Practical Information

Visiting a new country always brings a new set of circumstances and a different way of life. That’s why we travel, isn’t it? Here’s a bit of information to make your stay as smooth as possible.


With more than 80 ethnic groups in Ethiopia come just as many languages. The main working language is Amharic, a Semitic language, related to both Arabic and Hebrew. Amharic with its own unique alphabet and numbers. The alphabet consists of over 200 unique symbols, or fidel, each representing a syllable, usually a consonant and a vowel sound together.

Amharic numbers are rarely used, mainly due to the lack of a character for zero (0). Rather, Indo-Arabic numbers are used, which is the same as in the Western world (1, 2, 3, etc).

Other widely spoken languages include Oromifa (Oh-roh-mee-fa) in the Oromo region and Tigrigna (Tee-gree-nya) in the region of Tigray.


The local currency is the Ethiopian birr. US dollars, Euros and GB Pounds can easily be exchanged. ATMs are available in Addis Ababa (Visa and Mastercard only) and in a few locations outside of the capital. We recommend not to rely on obtaining cash from ATMs outside of Addis Ababa since machines may often be out of order and/or money. Few establishments accept credit cards, and where they do, it will be visa or mastercard only. The exceptions will be larger international organizations such as Sheraton, Hilton, Radisson Blu or Ethiopian Airlines. Traveler’s checks can be changed in banks, but travelers should bring the receipt of purchase with them.


Remember to keep receipts for ATM transactions or currency exchanges. You will need these in order to change any remaining birr to foreign currency before leaving Ethiopia.


Tourists arriving from the following tourist-generating countries can obtain a Tourist Visa valid for 3 months at Bole International Airport upon arrival for a fee of $20 (USD): Argentina, Australia, Austria, Belgium, Brazil, Canada, China, Czech Republic, Denmark, Finland, France, Germany, Greece, India, Ireland, Israel, Italy, Japan, Kuwait, Luxembourg, Mexico, Netherlands, New Zealand, Democratic People’s Republic of Korea (North Korea), Norway, Poland, Portugal, Republic of Korea (South Korea), Russian Federation, Slovakia, South Africa, Spain, Sweden, Switzerland, United Kingdom, United States. Nationals from all other countries must obtain a visa before arrival.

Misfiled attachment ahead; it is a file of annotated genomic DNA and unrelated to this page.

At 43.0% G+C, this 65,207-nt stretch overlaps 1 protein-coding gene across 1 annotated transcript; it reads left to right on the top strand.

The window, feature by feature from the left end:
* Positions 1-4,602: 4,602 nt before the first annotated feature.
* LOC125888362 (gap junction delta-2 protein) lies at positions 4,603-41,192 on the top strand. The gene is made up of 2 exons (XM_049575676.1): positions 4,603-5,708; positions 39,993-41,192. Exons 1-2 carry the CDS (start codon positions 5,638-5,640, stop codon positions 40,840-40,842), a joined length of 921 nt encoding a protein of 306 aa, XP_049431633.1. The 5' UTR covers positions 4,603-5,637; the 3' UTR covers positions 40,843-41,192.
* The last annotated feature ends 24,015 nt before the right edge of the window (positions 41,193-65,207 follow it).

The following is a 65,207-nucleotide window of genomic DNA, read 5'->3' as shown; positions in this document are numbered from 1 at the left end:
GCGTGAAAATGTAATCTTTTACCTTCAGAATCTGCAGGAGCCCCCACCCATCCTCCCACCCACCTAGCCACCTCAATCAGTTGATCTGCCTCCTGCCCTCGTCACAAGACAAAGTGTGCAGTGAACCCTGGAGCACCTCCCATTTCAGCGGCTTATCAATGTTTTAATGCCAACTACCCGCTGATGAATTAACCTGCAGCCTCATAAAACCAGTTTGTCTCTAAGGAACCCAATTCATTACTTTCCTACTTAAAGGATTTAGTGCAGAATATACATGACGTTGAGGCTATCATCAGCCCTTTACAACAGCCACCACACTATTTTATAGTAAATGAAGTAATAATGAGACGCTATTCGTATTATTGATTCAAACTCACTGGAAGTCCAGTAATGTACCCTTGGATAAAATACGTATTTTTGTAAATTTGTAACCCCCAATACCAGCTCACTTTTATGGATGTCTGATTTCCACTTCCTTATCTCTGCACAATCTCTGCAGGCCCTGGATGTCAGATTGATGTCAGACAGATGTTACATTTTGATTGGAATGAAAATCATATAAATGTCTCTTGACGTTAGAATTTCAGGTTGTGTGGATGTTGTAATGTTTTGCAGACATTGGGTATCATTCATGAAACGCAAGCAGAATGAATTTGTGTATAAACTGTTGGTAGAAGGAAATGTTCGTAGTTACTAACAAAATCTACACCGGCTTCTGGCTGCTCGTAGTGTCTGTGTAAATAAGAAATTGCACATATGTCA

EthioTelecom is the sole provider of phone, mobile and internet services. SIM cards are easy to obtain and are cheap. Roaming services using international mobile SIM cards will work with some carriers. Mobile phone networks are now available in most areas served my tourism. Guests using pre-paid mobile service within Ethiopia should know that international phone calls are expensive and users may run out of credit quickly. Fax services are available in Addis Ababa and various locations around the country.

Internet cafes are widespread throughout the country. Wifi internet access is not always available in hotels, but is becoming more widespread. Guests should be aware that there are still many areas of the country (particularly in the south Omo Valley and in remote areas) where internet access is not available. Connection speed and quality may vary.

Ethiopia’s postal service is reliable, though can be slow. Post offices are generally open Monday Friday from 8:30am to 5 or 6pm, but desks may actually close at 4pm and during lunch time. They are usually open on Saturday mornings as well.


Accommodation can vary widely in quality and price throughout Ethiopia, ranging from local standard to 5-star hotels in Addis Ababa and a few other destinations. Camping is also available in certain locations, with amenities also varying in quality and availability. Particularly during festivals and high tourist season, reservations are recommended. It should be noted, though, that reservations via email or over the phone are not always honored. The best way to ensure a reservation is to pay in advance and keep all receipts. Abeba Tours Ethiopia does its best to match its guests with their accommodation preferences.

Food & Drink


The staple of every Ethiopian meal is injera, a spongy pancake-like bread. The injera is laid on a large platter with the main dish on top. Small pieces of injera are then torn off and used to pick up bite-size portions of the main dish. Injera is made from the local grain teff, mixed with water and allowed to ferment before it’s cooked on a large, flat pan. Dishes eaten with injera include a variety of meat (beef, lamb and chicken), stews (known as wat, they may be spicy or mild) and vegetables. A variety of international cuisines are available in Addis Ababa but may be less widespread outside the capital. Generally, pasta is always available. Vegetarians should have no problems finding suitable dishes, though variety may be lacking.

Short-term guests are advised to drink bottled water to avoid any stomach discomfort during their stay. Soft drinks are wide-spread as well as fresh fruit juices. Coffee lovers will be delighted as Ethiopian coffee is some of the best in the world.

A variety of local Ethiopian beers are available as well as some locally-made wines. The local alcoholic beverages include tella, a local beer made from various grains, tej, local wine made from honey, and areki, a hard liquor made from maize.


Known as the Roof of Africa, much of Ethiopia sits in the highlands, between 1800 – 2400m. This keeps the climate temperate, with warm sunny days and cool nights. In the south the weather is particularly warmer, but the nights may still be cool. Rainy season in the northern highlands is from June through September with a short rainy season between February and April. Rainy season in the south of Ethiopia (the Omo Valley) is from April – June and October. The Danakil Depression is hot year-round, with temperatures often exceeding 50 degrees Celsius.